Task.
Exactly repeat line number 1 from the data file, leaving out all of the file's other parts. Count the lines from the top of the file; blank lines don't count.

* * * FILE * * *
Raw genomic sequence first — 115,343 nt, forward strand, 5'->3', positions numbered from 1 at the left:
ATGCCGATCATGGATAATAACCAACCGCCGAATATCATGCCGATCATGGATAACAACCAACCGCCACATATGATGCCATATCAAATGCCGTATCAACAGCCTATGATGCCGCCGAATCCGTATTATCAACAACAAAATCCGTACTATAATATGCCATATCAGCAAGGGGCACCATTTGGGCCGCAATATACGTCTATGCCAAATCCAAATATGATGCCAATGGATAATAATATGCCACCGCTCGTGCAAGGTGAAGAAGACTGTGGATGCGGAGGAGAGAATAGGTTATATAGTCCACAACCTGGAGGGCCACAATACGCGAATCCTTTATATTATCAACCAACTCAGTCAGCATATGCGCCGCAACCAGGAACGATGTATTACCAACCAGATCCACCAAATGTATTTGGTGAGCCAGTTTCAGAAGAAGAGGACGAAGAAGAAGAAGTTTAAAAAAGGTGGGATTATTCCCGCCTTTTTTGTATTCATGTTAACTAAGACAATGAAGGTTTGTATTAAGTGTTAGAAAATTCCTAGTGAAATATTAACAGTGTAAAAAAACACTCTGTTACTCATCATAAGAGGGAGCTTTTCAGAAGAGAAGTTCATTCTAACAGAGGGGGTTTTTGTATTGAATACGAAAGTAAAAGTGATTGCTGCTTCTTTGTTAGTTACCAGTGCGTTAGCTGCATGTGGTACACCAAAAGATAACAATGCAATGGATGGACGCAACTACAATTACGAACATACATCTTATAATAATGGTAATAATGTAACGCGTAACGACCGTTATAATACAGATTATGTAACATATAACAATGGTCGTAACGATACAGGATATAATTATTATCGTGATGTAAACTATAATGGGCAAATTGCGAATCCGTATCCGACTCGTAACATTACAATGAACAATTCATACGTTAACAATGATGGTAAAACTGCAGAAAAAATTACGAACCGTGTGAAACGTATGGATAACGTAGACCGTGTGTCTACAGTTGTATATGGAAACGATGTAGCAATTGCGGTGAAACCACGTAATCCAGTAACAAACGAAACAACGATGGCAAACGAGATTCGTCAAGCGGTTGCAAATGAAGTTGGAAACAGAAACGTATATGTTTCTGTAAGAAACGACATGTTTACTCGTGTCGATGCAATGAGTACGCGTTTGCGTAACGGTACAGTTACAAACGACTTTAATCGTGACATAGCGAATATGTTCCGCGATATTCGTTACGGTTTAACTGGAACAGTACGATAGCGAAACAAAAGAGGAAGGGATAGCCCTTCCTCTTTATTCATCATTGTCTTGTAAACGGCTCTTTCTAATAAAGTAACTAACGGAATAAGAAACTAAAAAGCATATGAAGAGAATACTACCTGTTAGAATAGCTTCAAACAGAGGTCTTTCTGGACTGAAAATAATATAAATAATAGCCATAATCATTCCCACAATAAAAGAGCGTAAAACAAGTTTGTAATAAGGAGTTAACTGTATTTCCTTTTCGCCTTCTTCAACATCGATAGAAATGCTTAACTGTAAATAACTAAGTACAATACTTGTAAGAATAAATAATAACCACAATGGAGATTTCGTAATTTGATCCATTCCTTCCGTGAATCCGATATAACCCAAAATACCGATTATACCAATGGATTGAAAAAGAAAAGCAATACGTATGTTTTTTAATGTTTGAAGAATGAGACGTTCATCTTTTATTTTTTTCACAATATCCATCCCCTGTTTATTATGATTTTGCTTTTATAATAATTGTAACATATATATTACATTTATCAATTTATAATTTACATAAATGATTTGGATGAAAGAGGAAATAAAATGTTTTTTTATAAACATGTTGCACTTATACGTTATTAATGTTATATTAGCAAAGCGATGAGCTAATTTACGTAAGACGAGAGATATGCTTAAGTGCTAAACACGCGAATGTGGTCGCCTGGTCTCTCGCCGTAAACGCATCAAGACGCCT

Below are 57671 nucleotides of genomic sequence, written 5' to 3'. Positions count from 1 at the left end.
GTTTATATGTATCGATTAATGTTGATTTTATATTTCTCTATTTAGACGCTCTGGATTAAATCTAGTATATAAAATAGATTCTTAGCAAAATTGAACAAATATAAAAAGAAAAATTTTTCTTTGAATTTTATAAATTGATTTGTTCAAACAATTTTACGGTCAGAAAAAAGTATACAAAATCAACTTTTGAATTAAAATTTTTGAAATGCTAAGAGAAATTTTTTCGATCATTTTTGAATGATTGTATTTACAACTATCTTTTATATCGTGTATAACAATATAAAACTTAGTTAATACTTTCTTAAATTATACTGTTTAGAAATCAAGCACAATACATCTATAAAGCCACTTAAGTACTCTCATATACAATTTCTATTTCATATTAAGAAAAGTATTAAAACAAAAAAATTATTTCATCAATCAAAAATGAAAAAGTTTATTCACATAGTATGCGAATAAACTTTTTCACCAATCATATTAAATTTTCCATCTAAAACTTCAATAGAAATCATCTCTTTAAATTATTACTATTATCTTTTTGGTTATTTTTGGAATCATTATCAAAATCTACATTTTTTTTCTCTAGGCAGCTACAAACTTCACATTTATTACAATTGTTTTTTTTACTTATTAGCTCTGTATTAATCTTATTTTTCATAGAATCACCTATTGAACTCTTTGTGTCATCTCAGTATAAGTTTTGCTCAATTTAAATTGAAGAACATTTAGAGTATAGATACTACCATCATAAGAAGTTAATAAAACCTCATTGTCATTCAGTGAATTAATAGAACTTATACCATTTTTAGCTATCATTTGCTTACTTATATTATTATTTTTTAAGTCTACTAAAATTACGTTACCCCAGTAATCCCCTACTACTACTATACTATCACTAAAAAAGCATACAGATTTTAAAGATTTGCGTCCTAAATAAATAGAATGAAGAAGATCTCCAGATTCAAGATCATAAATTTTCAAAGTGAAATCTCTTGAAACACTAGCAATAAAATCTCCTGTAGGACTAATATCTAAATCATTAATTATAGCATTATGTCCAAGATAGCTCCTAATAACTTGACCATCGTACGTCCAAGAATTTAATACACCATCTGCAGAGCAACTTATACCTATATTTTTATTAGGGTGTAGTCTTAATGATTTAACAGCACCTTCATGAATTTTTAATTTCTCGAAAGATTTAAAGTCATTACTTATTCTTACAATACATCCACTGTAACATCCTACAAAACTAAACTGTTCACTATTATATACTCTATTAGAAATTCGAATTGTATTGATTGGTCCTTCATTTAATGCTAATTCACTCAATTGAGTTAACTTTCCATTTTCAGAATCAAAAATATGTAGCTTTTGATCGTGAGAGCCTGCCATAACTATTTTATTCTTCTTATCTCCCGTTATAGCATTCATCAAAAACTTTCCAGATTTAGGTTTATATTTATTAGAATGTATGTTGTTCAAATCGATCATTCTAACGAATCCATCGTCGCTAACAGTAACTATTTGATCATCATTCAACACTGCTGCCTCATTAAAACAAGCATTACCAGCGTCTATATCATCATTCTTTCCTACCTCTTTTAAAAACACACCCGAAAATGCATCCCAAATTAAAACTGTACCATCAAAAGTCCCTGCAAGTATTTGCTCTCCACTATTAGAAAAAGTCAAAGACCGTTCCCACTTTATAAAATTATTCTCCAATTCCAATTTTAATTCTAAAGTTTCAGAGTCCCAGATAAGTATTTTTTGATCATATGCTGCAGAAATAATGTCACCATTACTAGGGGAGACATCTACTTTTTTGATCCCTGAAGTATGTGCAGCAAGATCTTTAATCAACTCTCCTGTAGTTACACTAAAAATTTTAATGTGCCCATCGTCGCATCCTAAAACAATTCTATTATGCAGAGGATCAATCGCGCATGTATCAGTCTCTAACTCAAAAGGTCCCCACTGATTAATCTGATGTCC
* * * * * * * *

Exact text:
Raw genomic sequence first — 115,343 nt, forward strand, 5'->3', positions numbered from 1 at the left: